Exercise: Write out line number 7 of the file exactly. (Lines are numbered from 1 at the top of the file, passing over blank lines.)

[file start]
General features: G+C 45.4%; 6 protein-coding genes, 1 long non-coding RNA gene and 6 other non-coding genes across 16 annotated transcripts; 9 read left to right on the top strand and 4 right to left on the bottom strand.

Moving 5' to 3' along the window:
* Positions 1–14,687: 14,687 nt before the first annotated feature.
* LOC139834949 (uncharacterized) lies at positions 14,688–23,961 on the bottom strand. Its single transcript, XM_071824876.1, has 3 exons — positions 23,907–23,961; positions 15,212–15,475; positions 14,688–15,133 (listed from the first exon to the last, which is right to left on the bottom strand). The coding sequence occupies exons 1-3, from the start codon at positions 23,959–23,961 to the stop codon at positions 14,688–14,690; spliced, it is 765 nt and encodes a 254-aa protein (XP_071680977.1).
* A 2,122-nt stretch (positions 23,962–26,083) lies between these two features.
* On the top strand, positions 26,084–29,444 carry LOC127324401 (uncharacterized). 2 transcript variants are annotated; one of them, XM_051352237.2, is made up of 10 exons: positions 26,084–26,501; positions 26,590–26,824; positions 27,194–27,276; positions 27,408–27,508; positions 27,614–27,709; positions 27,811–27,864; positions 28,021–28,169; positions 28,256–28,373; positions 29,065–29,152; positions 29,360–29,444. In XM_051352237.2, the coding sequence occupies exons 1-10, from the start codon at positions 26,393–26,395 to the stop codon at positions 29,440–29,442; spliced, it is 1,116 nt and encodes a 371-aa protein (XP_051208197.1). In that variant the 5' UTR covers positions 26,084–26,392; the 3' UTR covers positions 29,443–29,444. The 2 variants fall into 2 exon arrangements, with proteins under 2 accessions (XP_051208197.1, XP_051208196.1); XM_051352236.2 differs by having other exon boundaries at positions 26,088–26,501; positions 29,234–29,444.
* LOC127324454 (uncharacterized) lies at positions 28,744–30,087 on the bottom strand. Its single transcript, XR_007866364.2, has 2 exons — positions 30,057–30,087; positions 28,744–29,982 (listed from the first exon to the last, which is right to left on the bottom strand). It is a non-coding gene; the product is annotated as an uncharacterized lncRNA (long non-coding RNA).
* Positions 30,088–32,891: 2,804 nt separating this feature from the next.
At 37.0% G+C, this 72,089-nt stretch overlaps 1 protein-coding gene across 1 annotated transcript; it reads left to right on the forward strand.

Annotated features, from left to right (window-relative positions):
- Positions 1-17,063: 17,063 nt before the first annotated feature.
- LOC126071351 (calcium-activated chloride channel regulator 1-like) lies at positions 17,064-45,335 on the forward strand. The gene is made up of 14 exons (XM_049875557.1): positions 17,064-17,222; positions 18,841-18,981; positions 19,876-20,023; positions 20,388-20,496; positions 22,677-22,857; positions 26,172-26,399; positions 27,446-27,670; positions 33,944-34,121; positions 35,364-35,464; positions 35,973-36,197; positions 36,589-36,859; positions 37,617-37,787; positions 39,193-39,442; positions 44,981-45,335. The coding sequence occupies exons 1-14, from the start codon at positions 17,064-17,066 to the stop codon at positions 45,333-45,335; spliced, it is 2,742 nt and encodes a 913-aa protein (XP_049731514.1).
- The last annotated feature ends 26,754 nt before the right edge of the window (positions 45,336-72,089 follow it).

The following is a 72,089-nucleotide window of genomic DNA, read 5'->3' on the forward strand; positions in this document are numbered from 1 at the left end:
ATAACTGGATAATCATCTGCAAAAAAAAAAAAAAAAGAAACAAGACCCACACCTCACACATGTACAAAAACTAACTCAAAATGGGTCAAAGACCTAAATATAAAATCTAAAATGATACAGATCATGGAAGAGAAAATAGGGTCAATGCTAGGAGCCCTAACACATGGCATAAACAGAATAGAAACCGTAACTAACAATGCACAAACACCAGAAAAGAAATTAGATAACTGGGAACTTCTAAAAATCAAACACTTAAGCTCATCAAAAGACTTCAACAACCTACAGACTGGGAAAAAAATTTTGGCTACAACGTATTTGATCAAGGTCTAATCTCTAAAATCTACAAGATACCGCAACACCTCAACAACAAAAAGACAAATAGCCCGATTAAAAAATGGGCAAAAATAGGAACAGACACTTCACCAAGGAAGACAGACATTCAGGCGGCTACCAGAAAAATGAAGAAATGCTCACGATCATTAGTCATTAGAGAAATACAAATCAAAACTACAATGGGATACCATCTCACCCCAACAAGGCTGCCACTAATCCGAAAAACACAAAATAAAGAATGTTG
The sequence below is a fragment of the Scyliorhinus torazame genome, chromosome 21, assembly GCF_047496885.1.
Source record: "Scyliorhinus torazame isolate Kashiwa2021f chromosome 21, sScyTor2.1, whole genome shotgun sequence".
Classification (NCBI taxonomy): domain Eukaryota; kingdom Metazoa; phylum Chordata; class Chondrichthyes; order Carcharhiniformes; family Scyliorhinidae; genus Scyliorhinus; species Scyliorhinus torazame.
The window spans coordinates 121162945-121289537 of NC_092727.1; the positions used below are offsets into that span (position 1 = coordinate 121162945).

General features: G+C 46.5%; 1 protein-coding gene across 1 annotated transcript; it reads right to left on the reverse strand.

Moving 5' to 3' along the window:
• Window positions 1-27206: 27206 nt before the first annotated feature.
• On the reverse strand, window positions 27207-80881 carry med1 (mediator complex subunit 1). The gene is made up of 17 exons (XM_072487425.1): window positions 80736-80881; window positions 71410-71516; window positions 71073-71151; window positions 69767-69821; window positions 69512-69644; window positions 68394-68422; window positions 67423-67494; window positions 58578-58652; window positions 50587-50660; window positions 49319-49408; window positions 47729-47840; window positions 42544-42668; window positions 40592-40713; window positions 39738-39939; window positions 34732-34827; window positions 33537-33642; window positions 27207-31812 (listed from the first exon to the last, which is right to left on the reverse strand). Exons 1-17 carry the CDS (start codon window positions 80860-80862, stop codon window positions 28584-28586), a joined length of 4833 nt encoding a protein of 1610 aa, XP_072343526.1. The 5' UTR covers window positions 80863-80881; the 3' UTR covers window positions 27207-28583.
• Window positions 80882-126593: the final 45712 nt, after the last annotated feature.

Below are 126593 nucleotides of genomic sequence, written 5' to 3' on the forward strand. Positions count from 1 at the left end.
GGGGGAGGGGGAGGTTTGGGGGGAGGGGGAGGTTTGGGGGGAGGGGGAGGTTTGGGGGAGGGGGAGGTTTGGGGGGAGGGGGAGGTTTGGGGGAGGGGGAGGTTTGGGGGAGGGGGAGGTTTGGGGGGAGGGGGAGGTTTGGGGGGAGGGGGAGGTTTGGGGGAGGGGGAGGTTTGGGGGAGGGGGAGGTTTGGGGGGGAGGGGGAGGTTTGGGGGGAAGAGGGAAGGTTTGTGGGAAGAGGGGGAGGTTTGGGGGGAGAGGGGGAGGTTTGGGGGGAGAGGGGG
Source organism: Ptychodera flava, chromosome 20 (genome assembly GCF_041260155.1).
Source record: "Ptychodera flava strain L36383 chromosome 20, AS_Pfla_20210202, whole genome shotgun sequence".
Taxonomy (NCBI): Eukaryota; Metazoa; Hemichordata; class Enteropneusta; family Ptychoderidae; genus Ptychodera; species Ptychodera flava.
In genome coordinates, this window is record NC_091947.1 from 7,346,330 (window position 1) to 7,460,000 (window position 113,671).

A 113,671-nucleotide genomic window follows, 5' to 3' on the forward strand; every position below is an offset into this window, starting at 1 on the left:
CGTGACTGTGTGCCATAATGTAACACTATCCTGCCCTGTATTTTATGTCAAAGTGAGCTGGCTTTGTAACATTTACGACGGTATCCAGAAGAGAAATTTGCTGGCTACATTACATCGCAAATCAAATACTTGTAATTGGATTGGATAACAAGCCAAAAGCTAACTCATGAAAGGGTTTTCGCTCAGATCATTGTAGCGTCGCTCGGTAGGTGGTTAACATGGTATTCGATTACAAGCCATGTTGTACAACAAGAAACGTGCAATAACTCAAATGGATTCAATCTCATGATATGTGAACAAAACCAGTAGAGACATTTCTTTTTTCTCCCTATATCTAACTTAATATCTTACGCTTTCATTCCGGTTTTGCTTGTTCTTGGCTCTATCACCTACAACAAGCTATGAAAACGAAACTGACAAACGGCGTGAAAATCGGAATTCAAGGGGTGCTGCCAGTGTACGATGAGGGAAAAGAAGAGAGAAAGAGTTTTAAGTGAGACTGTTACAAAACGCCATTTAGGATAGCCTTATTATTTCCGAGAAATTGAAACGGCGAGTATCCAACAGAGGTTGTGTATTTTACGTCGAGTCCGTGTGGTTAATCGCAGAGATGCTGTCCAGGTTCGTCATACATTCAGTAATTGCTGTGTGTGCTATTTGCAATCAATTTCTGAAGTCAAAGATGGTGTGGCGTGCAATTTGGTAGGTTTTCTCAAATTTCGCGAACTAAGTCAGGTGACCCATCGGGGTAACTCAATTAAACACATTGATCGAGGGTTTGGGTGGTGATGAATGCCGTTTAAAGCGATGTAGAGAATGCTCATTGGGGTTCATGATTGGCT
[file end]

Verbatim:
* LOC127324454 (uncharacterized) lies at positions 28,744–30,087 on the bottom strand. Its single transcript, XR_007866364.2, has 2 exons — positions 30,057–30,087; positions 28,744–29,982 (listed from the first exon to the last, which is right to left on the bottom strand). It is a non-coding gene; the product is annotated as an uncharacterized lncRNA (long non-coding RNA).